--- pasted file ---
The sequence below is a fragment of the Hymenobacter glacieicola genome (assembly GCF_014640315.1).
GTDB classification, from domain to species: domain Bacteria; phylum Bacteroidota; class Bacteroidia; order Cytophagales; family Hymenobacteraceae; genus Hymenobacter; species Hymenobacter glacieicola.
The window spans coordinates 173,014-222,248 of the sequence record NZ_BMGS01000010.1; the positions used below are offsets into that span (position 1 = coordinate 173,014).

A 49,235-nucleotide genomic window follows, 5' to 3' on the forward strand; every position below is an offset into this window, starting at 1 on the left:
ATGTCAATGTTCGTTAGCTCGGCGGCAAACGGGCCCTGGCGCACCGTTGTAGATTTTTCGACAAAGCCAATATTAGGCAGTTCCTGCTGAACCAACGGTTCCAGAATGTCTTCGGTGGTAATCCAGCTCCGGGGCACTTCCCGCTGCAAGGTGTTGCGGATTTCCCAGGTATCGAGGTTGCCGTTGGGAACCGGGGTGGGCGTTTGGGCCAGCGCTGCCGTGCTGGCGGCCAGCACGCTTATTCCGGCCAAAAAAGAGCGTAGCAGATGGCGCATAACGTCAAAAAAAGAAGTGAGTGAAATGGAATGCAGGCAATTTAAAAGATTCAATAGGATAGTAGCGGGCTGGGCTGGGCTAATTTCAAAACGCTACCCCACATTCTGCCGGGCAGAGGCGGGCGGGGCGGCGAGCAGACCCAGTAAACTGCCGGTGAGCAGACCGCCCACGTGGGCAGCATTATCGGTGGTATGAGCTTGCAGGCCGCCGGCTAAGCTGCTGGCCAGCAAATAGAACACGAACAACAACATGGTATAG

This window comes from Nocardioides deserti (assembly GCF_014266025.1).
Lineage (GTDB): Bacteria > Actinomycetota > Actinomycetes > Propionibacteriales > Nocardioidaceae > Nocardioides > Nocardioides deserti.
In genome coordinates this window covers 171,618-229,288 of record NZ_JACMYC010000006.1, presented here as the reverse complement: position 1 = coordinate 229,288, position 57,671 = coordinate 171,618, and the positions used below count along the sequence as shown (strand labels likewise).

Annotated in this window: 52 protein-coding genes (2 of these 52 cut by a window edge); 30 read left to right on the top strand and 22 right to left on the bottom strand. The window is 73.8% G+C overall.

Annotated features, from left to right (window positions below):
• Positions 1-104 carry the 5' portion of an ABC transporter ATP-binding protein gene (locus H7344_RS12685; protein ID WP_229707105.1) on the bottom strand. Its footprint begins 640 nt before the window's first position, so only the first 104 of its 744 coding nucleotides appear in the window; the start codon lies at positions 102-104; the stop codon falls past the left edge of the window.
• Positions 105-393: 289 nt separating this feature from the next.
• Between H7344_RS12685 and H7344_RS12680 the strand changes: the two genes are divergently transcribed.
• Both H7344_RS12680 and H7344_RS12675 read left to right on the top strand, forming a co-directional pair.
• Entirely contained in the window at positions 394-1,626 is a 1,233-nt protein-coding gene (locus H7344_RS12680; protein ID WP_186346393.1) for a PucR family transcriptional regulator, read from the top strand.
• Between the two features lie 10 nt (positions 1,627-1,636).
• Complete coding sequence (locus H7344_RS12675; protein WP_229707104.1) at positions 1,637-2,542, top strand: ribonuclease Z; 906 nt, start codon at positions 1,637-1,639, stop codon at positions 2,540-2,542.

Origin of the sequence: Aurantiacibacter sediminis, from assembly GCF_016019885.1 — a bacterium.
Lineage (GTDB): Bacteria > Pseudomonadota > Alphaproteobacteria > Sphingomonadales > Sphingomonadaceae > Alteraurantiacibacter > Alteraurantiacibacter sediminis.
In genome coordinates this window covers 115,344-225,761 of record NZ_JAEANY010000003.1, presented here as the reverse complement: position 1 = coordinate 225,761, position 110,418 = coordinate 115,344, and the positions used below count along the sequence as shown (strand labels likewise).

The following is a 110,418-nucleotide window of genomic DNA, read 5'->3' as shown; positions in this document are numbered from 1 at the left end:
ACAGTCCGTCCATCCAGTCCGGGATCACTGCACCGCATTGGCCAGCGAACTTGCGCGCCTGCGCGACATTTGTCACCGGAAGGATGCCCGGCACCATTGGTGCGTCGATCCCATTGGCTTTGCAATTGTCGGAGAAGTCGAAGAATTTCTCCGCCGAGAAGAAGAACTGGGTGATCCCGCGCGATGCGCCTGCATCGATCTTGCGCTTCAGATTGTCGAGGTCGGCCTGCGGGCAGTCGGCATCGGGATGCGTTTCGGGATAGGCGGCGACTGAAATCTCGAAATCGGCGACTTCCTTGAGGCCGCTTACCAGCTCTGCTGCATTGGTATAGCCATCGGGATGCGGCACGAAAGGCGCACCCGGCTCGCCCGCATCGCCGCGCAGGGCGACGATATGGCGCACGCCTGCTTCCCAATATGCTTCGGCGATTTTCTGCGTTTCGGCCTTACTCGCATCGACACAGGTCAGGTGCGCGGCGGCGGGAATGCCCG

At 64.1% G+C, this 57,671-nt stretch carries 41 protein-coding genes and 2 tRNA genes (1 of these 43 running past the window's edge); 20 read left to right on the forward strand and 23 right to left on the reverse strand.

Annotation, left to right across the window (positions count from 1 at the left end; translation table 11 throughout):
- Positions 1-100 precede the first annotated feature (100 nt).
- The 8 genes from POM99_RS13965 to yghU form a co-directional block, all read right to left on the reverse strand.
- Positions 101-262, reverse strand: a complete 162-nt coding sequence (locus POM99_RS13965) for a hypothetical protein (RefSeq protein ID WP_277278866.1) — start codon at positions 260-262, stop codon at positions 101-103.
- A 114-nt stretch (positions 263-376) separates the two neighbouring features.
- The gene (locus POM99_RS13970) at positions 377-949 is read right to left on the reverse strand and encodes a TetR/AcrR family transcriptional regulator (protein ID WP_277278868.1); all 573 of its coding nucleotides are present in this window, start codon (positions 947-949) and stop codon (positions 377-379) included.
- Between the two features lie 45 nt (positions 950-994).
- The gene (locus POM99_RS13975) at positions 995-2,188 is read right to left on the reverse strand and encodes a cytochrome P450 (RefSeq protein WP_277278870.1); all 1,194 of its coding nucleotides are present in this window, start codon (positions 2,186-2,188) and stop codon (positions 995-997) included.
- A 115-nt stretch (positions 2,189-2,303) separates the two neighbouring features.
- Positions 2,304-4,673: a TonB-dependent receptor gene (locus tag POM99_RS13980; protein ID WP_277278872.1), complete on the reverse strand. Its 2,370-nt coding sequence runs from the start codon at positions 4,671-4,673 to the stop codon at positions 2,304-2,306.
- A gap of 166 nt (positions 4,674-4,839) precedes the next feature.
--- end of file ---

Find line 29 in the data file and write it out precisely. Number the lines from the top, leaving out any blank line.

- The gene (locus POM99_RS13970) at positions 377-949 is read right to left on the reverse strand and encodes a TetR/AcrR family transcriptional regulator (protein ID WP_277278868.1); all 573 of its coding nucleotides are present in this window, start codon (positions 947-949) and stop codon (positions 377-379) included.